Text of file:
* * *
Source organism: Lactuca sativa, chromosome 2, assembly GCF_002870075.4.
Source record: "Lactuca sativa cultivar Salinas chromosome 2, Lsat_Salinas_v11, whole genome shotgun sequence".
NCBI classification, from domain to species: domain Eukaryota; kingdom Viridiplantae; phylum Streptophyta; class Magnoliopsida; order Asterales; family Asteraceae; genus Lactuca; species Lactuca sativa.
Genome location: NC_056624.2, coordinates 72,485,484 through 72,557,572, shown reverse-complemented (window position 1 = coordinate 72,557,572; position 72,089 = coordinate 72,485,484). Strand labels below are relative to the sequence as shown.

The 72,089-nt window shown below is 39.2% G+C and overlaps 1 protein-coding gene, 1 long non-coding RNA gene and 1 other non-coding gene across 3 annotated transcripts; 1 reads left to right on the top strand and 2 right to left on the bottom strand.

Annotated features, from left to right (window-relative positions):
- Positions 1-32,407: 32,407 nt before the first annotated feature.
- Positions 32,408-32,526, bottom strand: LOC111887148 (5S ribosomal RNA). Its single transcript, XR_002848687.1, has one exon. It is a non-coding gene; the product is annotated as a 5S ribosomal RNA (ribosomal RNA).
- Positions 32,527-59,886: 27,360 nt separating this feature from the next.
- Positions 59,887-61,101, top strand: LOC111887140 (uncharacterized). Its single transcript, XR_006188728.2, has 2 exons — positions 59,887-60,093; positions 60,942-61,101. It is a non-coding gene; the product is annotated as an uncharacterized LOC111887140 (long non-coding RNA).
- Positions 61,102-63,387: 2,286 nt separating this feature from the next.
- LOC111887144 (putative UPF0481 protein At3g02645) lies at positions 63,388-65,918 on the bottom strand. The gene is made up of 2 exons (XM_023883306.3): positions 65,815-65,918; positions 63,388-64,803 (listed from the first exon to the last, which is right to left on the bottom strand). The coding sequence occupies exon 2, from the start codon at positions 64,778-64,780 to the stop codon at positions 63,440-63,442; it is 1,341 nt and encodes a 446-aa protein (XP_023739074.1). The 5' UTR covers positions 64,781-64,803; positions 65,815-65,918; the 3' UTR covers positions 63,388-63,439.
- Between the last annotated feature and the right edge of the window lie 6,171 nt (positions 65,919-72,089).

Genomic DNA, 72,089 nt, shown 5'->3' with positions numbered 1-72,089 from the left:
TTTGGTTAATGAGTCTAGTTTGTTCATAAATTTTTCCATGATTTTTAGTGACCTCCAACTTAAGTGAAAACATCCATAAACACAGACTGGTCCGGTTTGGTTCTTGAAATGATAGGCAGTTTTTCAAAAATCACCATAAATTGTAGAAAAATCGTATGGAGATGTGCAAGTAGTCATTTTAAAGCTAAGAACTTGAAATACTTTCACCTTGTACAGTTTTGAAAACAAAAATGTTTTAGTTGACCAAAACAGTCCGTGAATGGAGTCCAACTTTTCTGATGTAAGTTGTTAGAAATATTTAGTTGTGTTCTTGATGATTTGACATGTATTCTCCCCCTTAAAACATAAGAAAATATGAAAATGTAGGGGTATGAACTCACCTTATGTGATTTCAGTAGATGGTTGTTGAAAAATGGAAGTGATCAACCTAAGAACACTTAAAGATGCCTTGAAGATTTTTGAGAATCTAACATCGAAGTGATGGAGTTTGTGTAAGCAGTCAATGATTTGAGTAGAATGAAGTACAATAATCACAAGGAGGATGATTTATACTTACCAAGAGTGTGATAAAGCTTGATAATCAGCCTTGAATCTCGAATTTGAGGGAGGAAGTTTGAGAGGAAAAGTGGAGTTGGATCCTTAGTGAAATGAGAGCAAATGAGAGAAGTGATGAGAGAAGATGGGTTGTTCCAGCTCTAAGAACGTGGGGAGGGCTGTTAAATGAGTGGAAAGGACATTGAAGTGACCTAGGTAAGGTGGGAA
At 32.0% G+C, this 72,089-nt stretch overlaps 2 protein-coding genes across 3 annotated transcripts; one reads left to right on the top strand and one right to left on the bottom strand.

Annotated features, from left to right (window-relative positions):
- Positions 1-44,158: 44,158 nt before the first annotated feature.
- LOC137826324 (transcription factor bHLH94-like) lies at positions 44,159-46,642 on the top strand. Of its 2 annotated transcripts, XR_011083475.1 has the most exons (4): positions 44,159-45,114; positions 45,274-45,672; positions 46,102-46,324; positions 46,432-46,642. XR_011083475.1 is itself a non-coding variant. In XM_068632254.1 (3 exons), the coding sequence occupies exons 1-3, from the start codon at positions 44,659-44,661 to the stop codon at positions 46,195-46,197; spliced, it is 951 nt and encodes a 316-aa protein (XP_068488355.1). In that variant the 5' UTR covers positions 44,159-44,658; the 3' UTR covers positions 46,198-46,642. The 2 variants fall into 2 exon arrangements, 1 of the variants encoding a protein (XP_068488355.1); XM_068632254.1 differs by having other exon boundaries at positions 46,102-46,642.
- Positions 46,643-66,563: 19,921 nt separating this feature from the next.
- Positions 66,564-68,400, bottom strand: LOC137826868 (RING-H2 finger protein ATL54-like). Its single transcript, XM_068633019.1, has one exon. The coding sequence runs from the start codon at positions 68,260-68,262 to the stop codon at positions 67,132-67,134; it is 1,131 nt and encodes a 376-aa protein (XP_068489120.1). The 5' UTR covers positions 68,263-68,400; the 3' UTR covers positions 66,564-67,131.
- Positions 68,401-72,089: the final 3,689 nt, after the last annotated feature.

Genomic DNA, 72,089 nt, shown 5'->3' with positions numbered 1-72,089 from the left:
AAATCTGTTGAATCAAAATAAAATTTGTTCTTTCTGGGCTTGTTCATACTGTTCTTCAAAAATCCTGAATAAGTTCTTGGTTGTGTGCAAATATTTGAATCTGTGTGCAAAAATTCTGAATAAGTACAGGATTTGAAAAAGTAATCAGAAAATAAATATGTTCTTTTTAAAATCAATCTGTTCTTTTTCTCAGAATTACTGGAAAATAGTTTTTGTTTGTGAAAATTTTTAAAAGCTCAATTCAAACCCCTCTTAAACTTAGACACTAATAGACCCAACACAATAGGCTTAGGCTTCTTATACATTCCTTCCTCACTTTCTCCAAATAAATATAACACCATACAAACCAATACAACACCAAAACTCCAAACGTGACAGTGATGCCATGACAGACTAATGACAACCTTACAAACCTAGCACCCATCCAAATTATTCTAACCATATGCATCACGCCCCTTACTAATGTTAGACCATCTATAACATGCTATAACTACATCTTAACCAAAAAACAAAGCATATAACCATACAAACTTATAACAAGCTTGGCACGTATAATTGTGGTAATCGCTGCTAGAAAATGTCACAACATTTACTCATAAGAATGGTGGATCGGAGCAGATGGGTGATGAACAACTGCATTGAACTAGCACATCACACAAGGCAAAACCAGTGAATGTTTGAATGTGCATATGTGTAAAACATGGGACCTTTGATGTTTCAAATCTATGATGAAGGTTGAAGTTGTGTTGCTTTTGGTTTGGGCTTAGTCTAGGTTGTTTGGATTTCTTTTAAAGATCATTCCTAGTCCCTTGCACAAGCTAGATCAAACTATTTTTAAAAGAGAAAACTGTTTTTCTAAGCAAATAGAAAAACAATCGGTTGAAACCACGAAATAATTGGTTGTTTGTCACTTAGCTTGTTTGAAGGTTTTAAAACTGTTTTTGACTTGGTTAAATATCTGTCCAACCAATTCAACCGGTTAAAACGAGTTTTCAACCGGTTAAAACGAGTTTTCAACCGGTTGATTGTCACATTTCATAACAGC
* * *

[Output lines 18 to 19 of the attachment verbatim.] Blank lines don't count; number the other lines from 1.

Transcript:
- Positions 1-44,158: 44,158 nt before the first annotated feature.
- LOC137826324 (transcription factor bHLH94-like) lies at positions 44,159-46,642 on the top strand. Of its 2 annotated transcripts, XR_011083475.1 has the most exons (4): positions 44,159-45,114; positions 45,274-45,672; positions 46,102-46,324; positions 46,432-46,642. XR_011083475.1 is itself a non-coding variant. In XM_068632254.1 (3 exons), the coding sequence occupies exons 1-3, from the start codon at positions 44,659-44,661 to the stop codon at positions 46,195-46,197; spliced, it is 951 nt and encodes a 316-aa protein (XP_068488355.1). In that variant the 5' UTR covers positions 44,159-44,658; the 3' UTR covers positions 46,198-46,642. The 2 variants fall into 2 exon arrangements, 1 of the variants encoding a protein (XP_068488355.1); XM_068632254.1 differs by having other exon boundaries at positions 46,102-46,642.